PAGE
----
A lot of carrots.
Tuesday, February 17, 2009
Take a look at this, and ask yourself if you shouldn't be doing more to reduce your salt intake:
Here are some easy ways to do it:
But will make up for it in the coming days, hope that’ll be OK. And last night we had something that I first made last year – it’s from another of those Dairy cookbooks, called “Hearty & Healthy.” More comfort food, with a lovely sweet taste. You don’t need to serve it with anything except some nice crusty bread to mop up the juices.
The Recipe: Sausage, Squash & Root Vegetable Stew
(Adapted from the Hearty & Healthy Dairy Cookbook)
- 1 large onion, peeled & chopped
- 2 sticks celery, trimmed & sliced [not a cooked celery fan, so left this out]
- 1 large parsnip, peeled & cut into small chunks
- 1 large carrot, peeled & cut into small chunks
- Half a small butternut squash, peeled, seeds removed, & cut into small chunks
- 20 fl. oz. stock [they say beef, but I used chicken; low sodium is best (see below)]
- 1 pack pork sausages, cut into pieces [I use Italian sweet sausages]
- 1 tsp olive oil
- 1 14 oz. can diced tomatoes [they say with garlic; again no salt is best]
- 1 tsp dried mixed herbs [didn’t have mixed herbs so used qtr tsp rosemary, qtr tsp thyme, half tsp tarragon]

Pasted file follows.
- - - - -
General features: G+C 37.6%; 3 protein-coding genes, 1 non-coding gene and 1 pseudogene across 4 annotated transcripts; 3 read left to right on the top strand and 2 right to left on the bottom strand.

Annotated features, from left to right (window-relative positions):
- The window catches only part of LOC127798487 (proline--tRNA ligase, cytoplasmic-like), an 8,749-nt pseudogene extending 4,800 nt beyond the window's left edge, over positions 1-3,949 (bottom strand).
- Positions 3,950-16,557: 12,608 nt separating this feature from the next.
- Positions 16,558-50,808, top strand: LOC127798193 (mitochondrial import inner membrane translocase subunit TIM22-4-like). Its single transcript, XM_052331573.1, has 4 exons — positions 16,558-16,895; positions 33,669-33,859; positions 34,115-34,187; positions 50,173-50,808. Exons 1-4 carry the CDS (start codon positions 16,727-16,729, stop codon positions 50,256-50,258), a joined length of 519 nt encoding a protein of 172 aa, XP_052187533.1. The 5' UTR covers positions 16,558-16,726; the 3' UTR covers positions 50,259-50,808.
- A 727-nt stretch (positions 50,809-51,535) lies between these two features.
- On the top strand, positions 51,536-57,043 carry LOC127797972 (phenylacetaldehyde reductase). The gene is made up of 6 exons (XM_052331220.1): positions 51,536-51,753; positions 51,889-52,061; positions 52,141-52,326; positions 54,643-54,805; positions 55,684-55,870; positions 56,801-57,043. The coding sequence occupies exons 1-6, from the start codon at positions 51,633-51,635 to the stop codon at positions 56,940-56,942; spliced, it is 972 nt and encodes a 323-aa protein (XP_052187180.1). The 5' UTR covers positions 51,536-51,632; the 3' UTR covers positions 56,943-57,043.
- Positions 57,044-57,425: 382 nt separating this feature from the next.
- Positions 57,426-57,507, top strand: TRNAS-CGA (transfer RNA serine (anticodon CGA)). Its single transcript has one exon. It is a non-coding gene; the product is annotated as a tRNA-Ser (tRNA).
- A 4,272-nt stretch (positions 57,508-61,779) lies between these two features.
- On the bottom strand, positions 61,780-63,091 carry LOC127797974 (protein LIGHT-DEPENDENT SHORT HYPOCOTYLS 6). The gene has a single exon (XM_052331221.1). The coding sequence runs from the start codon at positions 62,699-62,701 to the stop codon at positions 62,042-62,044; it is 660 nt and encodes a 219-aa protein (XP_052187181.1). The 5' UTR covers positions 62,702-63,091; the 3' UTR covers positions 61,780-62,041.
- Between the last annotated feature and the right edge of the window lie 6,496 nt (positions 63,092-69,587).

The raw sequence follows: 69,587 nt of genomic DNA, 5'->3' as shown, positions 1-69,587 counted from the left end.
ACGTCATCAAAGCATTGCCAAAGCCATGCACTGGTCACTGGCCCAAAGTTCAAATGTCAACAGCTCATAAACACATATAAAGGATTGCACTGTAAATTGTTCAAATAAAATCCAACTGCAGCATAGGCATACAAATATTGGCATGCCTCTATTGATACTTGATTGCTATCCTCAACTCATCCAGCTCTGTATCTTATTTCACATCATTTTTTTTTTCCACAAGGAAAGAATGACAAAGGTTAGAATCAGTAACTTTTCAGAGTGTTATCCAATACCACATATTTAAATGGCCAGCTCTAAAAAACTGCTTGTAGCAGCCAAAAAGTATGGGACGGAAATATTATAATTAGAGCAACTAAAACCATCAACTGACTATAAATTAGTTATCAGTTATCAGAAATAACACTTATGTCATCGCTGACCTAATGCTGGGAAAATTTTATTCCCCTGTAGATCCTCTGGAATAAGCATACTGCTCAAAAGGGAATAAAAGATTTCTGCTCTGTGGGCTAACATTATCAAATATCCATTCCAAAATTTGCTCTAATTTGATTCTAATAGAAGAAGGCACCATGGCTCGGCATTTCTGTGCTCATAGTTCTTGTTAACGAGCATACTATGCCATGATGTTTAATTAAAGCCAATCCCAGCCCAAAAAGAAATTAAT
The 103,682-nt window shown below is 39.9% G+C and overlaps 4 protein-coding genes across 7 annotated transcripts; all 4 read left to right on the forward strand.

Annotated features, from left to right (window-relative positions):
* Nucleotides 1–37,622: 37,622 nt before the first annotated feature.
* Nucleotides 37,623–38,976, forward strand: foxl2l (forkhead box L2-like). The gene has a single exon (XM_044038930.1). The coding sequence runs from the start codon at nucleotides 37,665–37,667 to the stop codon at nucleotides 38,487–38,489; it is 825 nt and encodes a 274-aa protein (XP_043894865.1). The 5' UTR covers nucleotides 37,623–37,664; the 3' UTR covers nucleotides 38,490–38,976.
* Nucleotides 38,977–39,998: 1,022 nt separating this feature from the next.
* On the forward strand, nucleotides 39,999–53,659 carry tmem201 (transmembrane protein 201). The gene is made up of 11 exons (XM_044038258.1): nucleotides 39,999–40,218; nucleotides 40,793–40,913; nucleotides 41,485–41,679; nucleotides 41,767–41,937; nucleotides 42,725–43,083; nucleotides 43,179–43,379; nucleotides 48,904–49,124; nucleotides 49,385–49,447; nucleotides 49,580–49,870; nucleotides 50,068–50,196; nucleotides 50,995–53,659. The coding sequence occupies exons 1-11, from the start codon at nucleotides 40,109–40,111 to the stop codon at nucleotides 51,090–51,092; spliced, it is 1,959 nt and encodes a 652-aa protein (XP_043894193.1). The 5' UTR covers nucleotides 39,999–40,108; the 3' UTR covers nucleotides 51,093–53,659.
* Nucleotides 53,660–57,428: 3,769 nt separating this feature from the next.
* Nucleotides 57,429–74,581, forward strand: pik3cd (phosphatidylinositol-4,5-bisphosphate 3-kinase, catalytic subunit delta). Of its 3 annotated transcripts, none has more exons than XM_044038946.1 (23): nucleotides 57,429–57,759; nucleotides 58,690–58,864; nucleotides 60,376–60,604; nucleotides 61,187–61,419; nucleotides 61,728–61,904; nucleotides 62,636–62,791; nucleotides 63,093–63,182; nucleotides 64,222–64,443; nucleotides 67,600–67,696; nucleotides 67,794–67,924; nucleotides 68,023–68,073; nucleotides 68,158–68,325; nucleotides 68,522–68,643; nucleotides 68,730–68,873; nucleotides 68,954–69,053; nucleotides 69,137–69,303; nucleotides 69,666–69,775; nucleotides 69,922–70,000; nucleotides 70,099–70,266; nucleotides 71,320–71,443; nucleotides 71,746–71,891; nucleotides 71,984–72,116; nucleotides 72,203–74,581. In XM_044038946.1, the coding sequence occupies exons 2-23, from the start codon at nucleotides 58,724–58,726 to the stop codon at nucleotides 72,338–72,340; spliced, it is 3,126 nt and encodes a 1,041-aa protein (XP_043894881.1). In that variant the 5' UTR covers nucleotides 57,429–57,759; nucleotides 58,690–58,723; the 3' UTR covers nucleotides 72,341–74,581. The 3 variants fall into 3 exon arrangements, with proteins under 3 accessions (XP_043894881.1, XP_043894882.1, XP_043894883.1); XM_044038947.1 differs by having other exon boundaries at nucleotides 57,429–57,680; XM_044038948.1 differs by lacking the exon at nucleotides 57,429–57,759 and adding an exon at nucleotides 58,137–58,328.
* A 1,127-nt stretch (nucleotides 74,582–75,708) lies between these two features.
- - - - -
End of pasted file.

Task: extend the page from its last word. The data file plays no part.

Serves 4; suitable for freezing
1) Heat olive oil in large saucepan and fry onion for a couple of minutes till softened.
2) Add celery, parsnip, carrot, and squash to saucepan and pour in stock. Bring to the boil, cover, and simmer for 10 mins.
3) Meanwhile, fry the sausage pieces in frying pan until golden, then remove from pan and drain on paper towels. [They said to fry for just 3 or 4 mins, but I cooked it for the whole time the veggies were simmering, so that more fat would come out.]
4) Add the sausages to the vegetables and stir in the chopped tomatoes and herbs. Bring back to the boil and simmer for about 20 mins, stirring occasionally, until tender, cooked through, and thickened. [They said to simmer uncovered, but didn’t want it to get too dry, so did 10 mins covered, and 10 mins uncovered.]
5) Serve immediately while hot.
I actually used regular stock, not reduced sodium, but even though the tomatoes were salt-free, it almost tasted a bit too salty (presumably there’s some in the sausages). So, it’s another recipe where you need to watch the salt. But I have a bee in my bonnet re sodium at the moment; it was probably fine.
The finished product.
Tuesday, February 10, 2009